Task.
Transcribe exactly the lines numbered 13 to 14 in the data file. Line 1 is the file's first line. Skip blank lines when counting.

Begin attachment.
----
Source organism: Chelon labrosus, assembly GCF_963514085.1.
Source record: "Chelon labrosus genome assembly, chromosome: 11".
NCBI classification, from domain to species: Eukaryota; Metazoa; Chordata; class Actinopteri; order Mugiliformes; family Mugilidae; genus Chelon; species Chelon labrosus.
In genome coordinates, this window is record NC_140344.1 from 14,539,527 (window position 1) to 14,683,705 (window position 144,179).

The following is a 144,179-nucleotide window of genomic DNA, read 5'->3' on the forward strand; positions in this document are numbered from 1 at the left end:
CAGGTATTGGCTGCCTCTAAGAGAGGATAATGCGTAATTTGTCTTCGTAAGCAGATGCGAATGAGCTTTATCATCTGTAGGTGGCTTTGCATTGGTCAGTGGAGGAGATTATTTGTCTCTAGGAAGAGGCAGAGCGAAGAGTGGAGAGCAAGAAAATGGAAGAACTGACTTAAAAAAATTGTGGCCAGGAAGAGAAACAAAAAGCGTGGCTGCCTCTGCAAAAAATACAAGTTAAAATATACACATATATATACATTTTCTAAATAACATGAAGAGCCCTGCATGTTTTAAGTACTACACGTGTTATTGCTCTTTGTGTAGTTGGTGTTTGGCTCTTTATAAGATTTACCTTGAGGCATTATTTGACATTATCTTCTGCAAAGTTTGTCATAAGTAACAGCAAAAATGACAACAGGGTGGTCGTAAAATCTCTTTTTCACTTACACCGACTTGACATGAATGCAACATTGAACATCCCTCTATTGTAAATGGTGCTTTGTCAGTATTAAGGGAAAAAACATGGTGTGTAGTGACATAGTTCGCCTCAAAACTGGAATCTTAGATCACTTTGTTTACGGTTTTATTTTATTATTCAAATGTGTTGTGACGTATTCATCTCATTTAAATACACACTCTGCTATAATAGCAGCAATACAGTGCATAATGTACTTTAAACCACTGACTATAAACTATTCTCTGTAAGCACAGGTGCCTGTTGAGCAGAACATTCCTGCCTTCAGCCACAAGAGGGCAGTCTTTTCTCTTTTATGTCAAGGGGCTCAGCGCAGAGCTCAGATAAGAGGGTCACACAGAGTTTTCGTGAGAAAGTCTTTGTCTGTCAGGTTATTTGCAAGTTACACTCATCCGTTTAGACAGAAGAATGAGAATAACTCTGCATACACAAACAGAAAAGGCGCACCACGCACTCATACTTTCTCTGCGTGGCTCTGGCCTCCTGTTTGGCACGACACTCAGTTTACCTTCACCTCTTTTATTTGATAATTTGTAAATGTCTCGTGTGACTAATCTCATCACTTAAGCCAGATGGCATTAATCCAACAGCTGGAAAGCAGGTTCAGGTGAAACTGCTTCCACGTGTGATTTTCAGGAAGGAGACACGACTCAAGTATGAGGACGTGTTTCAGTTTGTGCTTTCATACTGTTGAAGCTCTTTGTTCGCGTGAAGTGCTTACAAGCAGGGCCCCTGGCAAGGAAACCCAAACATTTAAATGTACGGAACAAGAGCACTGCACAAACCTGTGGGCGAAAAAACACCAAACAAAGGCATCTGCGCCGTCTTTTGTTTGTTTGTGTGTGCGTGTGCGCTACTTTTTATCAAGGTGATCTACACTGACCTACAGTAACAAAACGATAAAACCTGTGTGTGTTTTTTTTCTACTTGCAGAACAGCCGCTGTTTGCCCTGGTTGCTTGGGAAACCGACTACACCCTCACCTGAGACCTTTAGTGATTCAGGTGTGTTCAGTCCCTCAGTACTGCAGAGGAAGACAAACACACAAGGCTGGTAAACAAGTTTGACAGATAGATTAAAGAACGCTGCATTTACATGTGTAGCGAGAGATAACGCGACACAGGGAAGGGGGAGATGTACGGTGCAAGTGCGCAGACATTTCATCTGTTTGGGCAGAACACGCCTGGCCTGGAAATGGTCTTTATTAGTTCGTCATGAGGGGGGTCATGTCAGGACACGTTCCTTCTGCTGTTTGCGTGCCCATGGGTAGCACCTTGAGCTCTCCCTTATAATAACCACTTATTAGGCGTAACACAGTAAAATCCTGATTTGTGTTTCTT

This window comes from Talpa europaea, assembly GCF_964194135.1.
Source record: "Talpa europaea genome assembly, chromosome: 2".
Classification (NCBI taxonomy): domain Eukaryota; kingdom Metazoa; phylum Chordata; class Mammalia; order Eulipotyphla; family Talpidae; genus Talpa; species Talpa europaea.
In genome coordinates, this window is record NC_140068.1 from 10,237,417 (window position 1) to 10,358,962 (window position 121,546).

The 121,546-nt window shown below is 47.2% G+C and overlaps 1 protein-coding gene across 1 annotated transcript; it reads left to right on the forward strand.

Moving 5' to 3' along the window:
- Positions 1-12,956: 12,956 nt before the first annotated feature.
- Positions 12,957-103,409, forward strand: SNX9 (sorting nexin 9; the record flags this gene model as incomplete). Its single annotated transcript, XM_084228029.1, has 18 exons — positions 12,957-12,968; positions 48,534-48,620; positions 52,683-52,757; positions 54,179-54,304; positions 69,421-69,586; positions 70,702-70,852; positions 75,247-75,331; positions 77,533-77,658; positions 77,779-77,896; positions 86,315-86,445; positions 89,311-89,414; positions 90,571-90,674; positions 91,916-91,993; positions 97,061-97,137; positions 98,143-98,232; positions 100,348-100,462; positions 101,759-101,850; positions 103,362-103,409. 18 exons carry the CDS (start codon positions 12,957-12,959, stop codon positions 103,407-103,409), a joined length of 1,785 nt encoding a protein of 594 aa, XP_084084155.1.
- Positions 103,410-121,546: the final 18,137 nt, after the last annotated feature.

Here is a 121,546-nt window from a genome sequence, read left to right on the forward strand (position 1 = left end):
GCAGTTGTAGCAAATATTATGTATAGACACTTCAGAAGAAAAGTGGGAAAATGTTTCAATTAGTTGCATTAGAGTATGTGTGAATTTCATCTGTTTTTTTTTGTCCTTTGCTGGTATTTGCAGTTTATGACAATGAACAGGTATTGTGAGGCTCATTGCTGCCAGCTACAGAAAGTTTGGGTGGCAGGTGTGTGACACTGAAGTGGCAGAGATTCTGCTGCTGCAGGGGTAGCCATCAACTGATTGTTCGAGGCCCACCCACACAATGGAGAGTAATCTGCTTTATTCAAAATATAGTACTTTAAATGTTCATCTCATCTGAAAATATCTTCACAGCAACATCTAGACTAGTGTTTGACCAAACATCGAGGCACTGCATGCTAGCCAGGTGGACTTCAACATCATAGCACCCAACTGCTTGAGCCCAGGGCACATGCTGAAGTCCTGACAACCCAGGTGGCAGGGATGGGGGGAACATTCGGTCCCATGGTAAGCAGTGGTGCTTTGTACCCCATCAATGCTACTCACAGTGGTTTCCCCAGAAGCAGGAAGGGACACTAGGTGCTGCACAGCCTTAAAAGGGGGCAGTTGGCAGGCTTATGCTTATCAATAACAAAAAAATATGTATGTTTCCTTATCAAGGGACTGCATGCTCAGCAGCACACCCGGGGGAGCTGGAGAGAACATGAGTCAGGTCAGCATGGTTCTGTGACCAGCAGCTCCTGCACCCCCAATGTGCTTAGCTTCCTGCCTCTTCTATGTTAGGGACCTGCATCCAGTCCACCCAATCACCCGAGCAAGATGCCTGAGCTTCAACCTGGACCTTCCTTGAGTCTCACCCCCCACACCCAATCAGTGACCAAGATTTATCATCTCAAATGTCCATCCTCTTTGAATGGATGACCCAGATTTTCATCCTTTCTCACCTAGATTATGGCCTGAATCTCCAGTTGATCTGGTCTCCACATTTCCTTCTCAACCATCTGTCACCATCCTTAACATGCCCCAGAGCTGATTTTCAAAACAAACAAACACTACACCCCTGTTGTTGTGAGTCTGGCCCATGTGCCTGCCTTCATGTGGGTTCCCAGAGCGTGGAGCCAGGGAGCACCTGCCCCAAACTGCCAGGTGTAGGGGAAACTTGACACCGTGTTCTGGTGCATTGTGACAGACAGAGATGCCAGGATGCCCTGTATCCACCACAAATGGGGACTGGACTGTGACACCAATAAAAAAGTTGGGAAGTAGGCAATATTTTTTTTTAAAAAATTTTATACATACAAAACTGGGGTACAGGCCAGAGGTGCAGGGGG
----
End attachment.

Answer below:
- Positions 1-12,956: 12,956 nt before the first annotated feature.
- Positions 12,957-103,409, forward strand: SNX9 (sorting nexin 9; the record flags this gene model as incomplete). Its single annotated transcript, XM_084228029.1, has 18 exons — positions 12,957-12,968; positions 48,534-48,620; positions 52,683-52,757; positions 54,179-54,304; positions 69,421-69,586; positions 70,702-70,852; positions 75,247-75,331; positions 77,533-77,658; positions 77,779-77,896; positions 86,315-86,445; positions 89,311-89,414; positions 90,571-90,674; positions 91,916-91,993; positions 97,061-97,137; positions 98,143-98,232; positions 100,348-100,462; positions 101,759-101,850; positions 103,362-103,409. 18 exons carry the CDS (start codon positions 12,957-12,959, stop codon positions 103,407-103,409), a joined length of 1,785 nt encoding a protein of 594 aa, XP_084084155.1.